June 2013
Volume 54, Issue 15
Free
ARVO Annual Meeting Abstract  |   June 2013
Optical Coherence Tomography (OCT) and histologic examination of a mouse model of chorioretinal coloboma
Author Affiliations & Notes
  • Sajag Bhattarai
    University of Iowa, Iowa City, IA
  • Daniel Gratie
    University of Iowa, Iowa City, IA
  • Maria Stunkel
    University of Iowa, Iowa City, IA
  • Michael Anderson
    University of Iowa, Iowa City, IA
  • Robert Mullins
    University of Iowa, Iowa City, IA
  • Arlene Drack
    University of Iowa, Iowa City, IA
  • Footnotes
    Commercial Relationships Sajag Bhattarai, None; Daniel Gratie, None; Maria Stunkel, None; Michael Anderson, None; Robert Mullins, Alcon Research Ltd (F); Arlene Drack, None
  • Footnotes
    Support None
Investigative Ophthalmology & Visual Science June 2013, Vol.54, 6095. doi:https://doi.org/
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      Sajag Bhattarai, Daniel Gratie, Maria Stunkel, Michael Anderson, Robert Mullins, Arlene Drack; Optical Coherence Tomography (OCT) and histologic examination of a mouse model of chorioretinal coloboma. Invest. Ophthalmol. Vis. Sci. 2013;54(15):6095. doi: https://doi.org/.

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      © ARVO (1962-2015); The Authors (2016-present)

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Abstract

Purpose: To characterize a chorioretinal coloboma occurring in the JF1 mouse line.

Methods: Indirect ophthalmoscopy with a 90D lens was performed on JF1 mice. Mice with chorioretinal colobomas had either optical coherence tomography (OCT) performed, followed by sacrifice and histologic preparation of the eyes, or were bred. Select mice fundi were photographed. Offspring of affected mice were examined for presence or absence of coloboma by indirect ophthalmoscopy.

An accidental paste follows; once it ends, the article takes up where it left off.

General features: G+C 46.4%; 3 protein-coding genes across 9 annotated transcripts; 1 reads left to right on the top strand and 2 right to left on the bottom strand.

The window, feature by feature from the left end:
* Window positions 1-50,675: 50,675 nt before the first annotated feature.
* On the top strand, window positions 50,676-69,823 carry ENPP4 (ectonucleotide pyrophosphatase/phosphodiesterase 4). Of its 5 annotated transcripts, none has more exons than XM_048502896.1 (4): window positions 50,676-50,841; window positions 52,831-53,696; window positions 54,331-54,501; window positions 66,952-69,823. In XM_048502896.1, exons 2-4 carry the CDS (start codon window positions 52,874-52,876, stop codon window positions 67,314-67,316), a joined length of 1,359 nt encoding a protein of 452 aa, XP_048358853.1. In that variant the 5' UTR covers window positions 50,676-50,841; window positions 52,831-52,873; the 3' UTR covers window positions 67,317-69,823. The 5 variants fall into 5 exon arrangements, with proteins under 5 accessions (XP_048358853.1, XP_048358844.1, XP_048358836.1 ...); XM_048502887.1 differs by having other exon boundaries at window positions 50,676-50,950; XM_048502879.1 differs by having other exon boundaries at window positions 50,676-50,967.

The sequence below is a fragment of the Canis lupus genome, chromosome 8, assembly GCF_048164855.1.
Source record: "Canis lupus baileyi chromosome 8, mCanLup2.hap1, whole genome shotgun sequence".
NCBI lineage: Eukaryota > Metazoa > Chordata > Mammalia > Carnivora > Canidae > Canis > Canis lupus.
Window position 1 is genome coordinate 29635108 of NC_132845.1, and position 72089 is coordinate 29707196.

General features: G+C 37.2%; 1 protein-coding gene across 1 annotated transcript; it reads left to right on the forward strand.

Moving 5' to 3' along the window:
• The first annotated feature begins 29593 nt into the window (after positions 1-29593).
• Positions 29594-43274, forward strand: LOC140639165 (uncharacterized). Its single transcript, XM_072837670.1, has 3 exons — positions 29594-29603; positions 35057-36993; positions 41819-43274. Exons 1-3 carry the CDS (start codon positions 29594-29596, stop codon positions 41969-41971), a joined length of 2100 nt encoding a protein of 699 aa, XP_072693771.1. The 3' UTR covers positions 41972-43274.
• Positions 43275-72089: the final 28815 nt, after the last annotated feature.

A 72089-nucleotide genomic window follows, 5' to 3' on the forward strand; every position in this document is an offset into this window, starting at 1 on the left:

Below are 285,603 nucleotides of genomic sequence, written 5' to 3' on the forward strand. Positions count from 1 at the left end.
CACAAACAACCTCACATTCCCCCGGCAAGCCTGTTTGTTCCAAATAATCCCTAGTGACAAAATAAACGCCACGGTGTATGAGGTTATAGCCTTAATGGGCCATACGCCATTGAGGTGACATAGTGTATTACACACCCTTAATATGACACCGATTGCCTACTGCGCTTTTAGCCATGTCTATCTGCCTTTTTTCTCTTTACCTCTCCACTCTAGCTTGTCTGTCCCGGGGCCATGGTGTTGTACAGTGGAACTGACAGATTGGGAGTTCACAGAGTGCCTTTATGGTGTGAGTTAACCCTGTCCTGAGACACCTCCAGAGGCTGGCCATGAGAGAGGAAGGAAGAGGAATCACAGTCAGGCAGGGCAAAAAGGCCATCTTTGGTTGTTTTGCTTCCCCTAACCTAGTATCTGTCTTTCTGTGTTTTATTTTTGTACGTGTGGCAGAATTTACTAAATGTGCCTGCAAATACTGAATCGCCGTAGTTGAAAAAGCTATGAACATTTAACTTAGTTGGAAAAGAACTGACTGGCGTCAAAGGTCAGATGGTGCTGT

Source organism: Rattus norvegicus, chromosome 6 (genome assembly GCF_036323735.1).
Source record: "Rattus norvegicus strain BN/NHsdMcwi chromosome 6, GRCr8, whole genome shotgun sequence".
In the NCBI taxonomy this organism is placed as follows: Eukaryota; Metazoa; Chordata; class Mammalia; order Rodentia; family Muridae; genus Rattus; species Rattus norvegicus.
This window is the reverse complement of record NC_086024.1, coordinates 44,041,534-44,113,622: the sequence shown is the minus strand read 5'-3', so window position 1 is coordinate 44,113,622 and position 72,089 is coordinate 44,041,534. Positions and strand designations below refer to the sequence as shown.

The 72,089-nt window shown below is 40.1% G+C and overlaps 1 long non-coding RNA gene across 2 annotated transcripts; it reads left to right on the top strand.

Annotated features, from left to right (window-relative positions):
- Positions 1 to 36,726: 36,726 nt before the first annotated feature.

Results: 60 eyes of 30 JF1 mice were examined. 19 were female, 11 were male. 11 of 30 mice demonstrated chorioretinal (CR) coloboma. 10/11 were unilateral. 6 were right eye, while 4 were left eye. 6 of 11 affected mice were female. All colobomas were adjacent to the optic nerve but none involved the nerve itself. On both OCT and histologic examination, the retinal layers adjacent to the colobomatous defect appeared to deviate course toward the sclera. The retinal pigment epithelium (RPE) ended abruptly on either side of the retinal defect. Rather than bare sclera, the base of the coloboma has a layer of collagen above sclera. Trichrome stain revealed collagen infiltrate into the retina. Based on pedigrees, this CR coloboma may be inherited in an autosomal dominant or autosomal recessive manner with variable expressivity.

Conclusions: We describe a mouse model of chorioretinal coloboma. The retinal defect appears to be complex, with disruption of normal retinal layers, and replacement of some tissue rather than simply a localized deficiency of retinal tissue. Variable expressivity is the norm, similar to human CR colobomas.

Keywords: 688 retina • 552 imaging methods (CT, FA, ICG, MRI, OCT, RTA, SLO, ultrasound) • 698 retinal development  
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